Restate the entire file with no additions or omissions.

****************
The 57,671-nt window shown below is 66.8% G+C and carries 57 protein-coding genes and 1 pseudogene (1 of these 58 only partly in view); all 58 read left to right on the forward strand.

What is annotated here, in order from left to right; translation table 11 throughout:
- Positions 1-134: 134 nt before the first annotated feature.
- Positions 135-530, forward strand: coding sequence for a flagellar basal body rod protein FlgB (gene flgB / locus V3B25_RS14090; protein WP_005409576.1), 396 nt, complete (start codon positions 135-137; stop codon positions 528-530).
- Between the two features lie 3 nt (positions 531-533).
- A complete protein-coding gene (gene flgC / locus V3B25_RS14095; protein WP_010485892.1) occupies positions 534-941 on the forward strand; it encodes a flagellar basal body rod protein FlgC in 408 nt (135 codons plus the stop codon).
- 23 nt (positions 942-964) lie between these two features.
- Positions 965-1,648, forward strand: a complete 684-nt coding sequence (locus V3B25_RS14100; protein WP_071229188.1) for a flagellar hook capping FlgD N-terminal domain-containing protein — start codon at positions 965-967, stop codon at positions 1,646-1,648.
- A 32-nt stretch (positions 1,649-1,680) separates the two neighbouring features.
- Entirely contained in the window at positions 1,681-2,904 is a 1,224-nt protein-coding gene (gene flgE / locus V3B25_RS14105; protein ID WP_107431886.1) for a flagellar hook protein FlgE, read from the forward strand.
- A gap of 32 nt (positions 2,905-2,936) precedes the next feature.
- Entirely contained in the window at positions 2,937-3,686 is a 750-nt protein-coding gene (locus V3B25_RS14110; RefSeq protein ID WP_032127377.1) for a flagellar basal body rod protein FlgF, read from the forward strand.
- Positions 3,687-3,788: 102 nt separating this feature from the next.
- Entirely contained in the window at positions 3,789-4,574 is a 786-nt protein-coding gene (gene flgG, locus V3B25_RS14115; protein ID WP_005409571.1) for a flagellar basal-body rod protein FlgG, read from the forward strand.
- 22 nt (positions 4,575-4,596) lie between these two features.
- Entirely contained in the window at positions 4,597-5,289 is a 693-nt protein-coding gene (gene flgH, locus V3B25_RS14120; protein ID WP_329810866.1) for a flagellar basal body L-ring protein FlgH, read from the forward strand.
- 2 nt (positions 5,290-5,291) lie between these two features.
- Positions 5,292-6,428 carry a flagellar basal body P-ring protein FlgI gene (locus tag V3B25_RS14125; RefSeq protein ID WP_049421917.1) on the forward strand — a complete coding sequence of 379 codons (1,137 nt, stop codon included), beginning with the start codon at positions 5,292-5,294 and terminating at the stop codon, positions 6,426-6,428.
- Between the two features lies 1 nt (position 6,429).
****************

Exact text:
The 57,671-nt window shown below is 66.8% G+C and carries 57 protein-coding genes and 1 pseudogene (1 of these 58 only partly in view); all 58 read left to right on the forward strand.

What is annotated here, in order from left to right; translation table 11 throughout:
- Positions 1-134: 134 nt before the first annotated feature.
- Positions 135-530, forward strand: coding sequence for a flagellar basal body rod protein FlgB (gene flgB / locus V3B25_RS14090; protein WP_005409576.1), 396 nt, complete (start codon positions 135-137; stop codon positions 528-530).
- Between the two features lie 3 nt (positions 531-533).
- A complete protein-coding gene (gene flgC / locus V3B25_RS14095; protein WP_010485892.1) occupies positions 534-941 on the forward strand; it encodes a flagellar basal body rod protein FlgC in 408 nt (135 codons plus the stop codon).
- 23 nt (positions 942-964) lie between these two features.
- Positions 965-1,648, forward strand: a complete 684-nt coding sequence (locus V3B25_RS14100; protein WP_071229188.1) for a flagellar hook capping FlgD N-terminal domain-containing protein — start codon at positions 965-967, stop codon at positions 1,646-1,648.
- A 32-nt stretch (positions 1,649-1,680) separates the two neighbouring features.
- Entirely contained in the window at positions 1,681-2,904 is a 1,224-nt protein-coding gene (gene flgE / locus V3B25_RS14105; protein ID WP_107431886.1) for a flagellar hook protein FlgE, read from the forward strand.
- A gap of 32 nt (positions 2,905-2,936) precedes the next feature.
- Entirely contained in the window at positions 2,937-3,686 is a 750-nt protein-coding gene (locus V3B25_RS14110; RefSeq protein ID WP_032127377.1) for a flagellar basal body rod protein FlgF, read from the forward strand.
- Positions 3,687-3,788: 102 nt separating this feature from the next.
- Entirely contained in the window at positions 3,789-4,574 is a 786-nt protein-coding gene (gene flgG, locus V3B25_RS14115; protein ID WP_005409571.1) for a flagellar basal-body rod protein FlgG, read from the forward strand.
- 22 nt (positions 4,575-4,596) lie between these two features.
- Entirely contained in the window at positions 4,597-5,289 is a 693-nt protein-coding gene (gene flgH, locus V3B25_RS14120; protein ID WP_329810866.1) for a flagellar basal body L-ring protein FlgH, read from the forward strand.
- 2 nt (positions 5,290-5,291) lie between these two features.
- Positions 5,292-6,428 carry a flagellar basal body P-ring protein FlgI gene (locus tag V3B25_RS14125; RefSeq protein ID WP_049421917.1) on the forward strand — a complete coding sequence of 379 codons (1,137 nt, stop codon included), beginning with the start codon at positions 5,292-5,294 and terminating at the stop codon, positions 6,426-6,428.
- Between the two features lies 1 nt (position 6,429).